3. Get away on a non-digital retreat – as I blogged a few weeks ago, the social media world draws us in and demands more and more. It’s never done. Take a two-day retreat from all of your screens and from consumerism’s “discontentedness”. Create some margins in your life — get acquainted with a good book, your spouse, and the outdoors.

4. Renew your first love — Tomorrow is Valentine’s Day (and I hope you’ve done well to celebrate). I’ve discovered that I need to renew my love for Jesus — to remind myself of what he’s done in my life and of his call on my life. When I’m in the blah’s, I’ve often forgotten the “to serve” element of youth ministry (Mark 10:35-45) and made it about me. So, I’ll do whatever it takes to renew my relationship with Christ and quit being so self-focused.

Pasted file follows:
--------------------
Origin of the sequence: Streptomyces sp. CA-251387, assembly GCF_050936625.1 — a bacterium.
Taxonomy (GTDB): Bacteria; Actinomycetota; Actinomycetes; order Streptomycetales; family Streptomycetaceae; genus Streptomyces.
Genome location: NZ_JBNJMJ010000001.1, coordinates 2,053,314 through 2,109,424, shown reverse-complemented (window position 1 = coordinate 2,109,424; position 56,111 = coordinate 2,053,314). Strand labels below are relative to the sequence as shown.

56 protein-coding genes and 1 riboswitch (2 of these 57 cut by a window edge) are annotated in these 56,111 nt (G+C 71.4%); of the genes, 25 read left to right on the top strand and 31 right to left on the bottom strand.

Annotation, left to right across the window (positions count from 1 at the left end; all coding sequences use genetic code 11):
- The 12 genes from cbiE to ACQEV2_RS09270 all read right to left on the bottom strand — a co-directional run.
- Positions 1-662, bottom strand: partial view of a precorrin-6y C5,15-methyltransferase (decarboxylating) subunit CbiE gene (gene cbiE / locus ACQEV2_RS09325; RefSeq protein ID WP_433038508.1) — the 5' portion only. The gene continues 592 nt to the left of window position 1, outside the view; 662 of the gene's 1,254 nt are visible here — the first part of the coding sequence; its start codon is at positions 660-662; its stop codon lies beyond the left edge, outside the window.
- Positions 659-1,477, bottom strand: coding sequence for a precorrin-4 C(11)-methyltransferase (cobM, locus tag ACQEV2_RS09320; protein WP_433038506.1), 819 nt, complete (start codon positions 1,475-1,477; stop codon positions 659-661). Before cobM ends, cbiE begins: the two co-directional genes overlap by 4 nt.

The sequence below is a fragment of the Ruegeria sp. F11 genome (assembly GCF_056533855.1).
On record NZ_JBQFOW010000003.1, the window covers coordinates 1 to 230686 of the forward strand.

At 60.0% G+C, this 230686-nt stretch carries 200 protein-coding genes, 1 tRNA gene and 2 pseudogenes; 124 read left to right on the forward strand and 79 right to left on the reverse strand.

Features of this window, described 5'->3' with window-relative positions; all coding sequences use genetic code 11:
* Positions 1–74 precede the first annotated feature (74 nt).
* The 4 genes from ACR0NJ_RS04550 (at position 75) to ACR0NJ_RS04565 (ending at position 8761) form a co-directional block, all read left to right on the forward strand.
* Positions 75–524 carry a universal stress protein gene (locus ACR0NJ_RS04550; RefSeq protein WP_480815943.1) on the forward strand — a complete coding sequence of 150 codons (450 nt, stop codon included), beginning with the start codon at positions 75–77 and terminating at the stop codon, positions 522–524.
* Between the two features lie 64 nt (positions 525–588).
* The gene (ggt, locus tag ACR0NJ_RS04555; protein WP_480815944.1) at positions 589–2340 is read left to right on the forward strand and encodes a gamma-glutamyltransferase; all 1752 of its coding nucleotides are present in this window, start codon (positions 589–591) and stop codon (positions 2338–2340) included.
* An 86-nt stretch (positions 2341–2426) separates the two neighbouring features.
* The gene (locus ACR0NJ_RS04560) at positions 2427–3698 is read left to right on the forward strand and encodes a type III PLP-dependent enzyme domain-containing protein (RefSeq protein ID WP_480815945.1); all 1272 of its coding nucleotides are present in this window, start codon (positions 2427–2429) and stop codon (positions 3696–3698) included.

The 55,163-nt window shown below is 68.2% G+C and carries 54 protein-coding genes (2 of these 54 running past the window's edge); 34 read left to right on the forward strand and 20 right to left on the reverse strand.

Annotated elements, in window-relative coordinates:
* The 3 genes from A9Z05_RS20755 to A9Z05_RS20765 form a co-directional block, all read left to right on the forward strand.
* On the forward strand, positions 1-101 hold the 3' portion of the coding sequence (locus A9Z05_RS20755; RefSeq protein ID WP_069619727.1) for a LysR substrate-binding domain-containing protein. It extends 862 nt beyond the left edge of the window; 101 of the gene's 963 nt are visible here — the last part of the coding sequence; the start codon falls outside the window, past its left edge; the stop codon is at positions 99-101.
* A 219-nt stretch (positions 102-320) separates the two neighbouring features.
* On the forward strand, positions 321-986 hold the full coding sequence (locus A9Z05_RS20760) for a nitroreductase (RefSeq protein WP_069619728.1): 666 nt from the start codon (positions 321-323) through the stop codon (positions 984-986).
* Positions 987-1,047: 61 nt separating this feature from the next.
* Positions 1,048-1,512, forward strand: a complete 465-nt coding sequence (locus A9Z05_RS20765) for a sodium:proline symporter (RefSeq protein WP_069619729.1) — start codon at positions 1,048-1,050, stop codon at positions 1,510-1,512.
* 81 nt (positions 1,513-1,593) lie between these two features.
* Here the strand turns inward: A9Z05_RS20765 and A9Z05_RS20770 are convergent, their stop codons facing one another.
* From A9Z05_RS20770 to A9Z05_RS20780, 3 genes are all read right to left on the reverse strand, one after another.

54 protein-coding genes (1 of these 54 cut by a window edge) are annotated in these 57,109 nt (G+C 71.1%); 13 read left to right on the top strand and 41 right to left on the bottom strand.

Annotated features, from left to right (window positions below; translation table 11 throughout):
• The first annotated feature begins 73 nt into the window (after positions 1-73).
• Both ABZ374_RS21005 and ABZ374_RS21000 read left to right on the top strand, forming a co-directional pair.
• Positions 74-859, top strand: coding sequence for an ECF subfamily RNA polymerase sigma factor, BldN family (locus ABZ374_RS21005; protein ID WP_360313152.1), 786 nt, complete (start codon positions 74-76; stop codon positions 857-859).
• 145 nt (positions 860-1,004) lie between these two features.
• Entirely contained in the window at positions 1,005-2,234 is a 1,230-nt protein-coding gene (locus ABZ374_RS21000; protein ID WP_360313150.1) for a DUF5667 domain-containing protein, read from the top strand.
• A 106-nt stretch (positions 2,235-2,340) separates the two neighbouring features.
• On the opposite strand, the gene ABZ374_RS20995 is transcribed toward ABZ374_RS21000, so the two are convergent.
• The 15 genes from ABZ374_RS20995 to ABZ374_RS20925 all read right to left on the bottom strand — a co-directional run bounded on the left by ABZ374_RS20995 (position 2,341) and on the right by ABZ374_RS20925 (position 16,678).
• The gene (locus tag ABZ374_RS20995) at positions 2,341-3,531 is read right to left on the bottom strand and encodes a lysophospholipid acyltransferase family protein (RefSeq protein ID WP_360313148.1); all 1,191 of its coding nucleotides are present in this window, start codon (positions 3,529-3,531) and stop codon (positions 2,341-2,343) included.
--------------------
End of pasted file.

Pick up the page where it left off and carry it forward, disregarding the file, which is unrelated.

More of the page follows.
5. Take intentional ministry steps. Pick five students you don’t know well to invest in for the remainder of the school year. It’s easy to figure out how to coast until the end of the school year and just manage. However, developing an intentional and relationally intensive ministry to five new teens will remind us of why we entered youth ministry in the first place — to personally make a difference in the life of youth. Some of my greatest youth ministry ‘successes’ with students came during these February/March efforts.

If you tried any of these (and they helped), I’d love to hear about it. You can let me know at And stay encouraged. What you do in youth ministry matters!

Terry Linhart is co-editor of the forthcoming book, GLOBAL YOUTH MINISTRY, and author of the popular TALKSHEETS: LIFE OF CHRIST series.